|Title:||<p>(???????)The effect of aerosol size on Fe solubility and deposition flux: A case study in the East China Sea</p>||Authors:||Hsieh, Chih-Chiang
|Keywords:||Aerosol;Dissolved Fe;Labile Fe;Size-fractionated aerosol;Solubility;Deposition flux;The East China Sea;GEOTRACES||Issue Date:||20-Apr-2022||Publisher:||ELSEVIER||Journal Volume:||241||Source:||MARINE CHEMISTRY||Abstract:||
Aerosol sizes are highly associated with the solubilities and the deposition fluxes of aerosol Fe in the surface ocean since the sizes may reflect the sources and decide the deposition velocities. However, systematic studies for the association of the solubilities and fluxes have been limited. In this study, five size-fractions of dry aerosols were collected monthly for a year at two islets in the East China Sea, where large amounts of both fine anthropogenic and coarse lithogenic aerosols deposit. Both pure water and buffer leached methodologies were applied to determine the two operationally defined dissolvable Fe fractions, instantly dissolved Fe (DFe) and supposedly Fe-ligand complexed labile Fe (LFe), respectively. We found that the solubilities of DFe varied up to 4 orders of magnitude with the size spectrum and exhibited a highly linear correlation with non-sea-salt sulfur, indicating that the solubilities of DFe were closely associated with the acidity. Finer aerosols (PM 3) accounted for 90% of total DFe but coarser aerosols (> PM 3) contributed 66% of the difference between LFe and DFe (LFeDFe). The increasing trend of the difference with increasing sizes indicates that the residence time of coarse aerosol particles and their interaction with Fe-ligands are critical factors deciding the total fluxes of LFe in the ocean. Considering the deposition velocities of each size of aerosols, the averaged fluxes of aerosol Fe of the fine and coarse aerosols were 1.8 and 5.9 nmol m(-2) d(-1) for DFe; and 2.8 and 62 nmol m(-2) d(-1) for LFe in the East China Sea, respectively. Attributed to the relatively low deposition velocities of fine aerosols, we found that either single or two averaged deposition velocities (fine/coarse) that were used in most of the previous studies would significantly overestimate dissolvable Fe fluxes in regions where the contribution of fine anthropogenic aerosols is dominant, such as the open ocean. In conclusion, this study demonstrates that aerosol sizes are essential and powerful parameters to accurately estimate the solubility and the fluxes of aerosol dissolvable Fe.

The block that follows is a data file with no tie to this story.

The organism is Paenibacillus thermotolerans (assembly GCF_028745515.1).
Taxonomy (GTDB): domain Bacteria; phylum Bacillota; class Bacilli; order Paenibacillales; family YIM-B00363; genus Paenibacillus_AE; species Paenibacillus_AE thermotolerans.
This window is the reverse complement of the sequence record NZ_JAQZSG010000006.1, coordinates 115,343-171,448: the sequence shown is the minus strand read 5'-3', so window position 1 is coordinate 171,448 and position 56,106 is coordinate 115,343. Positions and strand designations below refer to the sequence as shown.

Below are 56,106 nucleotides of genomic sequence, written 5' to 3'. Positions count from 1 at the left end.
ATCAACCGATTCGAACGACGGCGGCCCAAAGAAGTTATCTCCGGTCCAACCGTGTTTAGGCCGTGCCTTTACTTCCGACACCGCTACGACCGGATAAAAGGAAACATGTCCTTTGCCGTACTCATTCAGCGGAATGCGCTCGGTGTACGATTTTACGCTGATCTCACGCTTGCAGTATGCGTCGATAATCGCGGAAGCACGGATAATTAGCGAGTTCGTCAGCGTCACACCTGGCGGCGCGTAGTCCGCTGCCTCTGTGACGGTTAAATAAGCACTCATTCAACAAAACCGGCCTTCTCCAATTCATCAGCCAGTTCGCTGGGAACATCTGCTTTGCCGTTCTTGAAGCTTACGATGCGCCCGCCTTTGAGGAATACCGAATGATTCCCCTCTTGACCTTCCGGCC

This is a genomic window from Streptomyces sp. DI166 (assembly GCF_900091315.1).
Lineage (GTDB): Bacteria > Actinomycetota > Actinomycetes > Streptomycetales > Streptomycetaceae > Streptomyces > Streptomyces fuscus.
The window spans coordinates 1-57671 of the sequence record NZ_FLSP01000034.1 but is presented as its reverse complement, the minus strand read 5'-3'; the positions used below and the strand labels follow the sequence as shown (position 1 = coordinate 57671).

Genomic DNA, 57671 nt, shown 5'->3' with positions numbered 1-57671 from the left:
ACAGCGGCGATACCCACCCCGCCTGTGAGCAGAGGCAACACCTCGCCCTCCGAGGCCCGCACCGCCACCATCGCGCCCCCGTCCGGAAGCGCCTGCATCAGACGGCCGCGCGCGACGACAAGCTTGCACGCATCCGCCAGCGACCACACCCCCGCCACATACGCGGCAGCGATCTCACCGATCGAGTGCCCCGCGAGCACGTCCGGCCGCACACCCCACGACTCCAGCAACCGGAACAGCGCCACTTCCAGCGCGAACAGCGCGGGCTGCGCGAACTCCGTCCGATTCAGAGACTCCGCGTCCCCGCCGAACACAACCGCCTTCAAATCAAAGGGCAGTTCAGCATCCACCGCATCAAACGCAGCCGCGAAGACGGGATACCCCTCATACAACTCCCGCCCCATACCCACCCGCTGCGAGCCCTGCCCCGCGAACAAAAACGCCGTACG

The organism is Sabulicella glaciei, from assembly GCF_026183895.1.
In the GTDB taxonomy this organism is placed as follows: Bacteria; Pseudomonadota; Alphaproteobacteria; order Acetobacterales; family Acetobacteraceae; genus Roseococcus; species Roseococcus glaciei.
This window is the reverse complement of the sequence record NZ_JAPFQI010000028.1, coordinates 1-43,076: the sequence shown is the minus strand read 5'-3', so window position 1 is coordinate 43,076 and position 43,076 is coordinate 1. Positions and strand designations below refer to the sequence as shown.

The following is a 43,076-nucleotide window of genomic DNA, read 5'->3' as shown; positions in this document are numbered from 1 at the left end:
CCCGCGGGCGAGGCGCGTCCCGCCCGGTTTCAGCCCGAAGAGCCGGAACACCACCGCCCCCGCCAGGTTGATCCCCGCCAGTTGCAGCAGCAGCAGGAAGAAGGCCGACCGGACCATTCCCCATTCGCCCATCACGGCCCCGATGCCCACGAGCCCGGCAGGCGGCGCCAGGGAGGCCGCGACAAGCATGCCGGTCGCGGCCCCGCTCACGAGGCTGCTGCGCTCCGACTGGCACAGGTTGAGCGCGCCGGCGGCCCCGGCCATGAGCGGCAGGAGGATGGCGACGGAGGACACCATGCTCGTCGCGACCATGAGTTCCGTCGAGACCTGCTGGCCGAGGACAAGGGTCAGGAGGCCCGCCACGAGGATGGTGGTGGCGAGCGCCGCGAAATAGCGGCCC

|Appears in Collections:||海洋環境資訊系|
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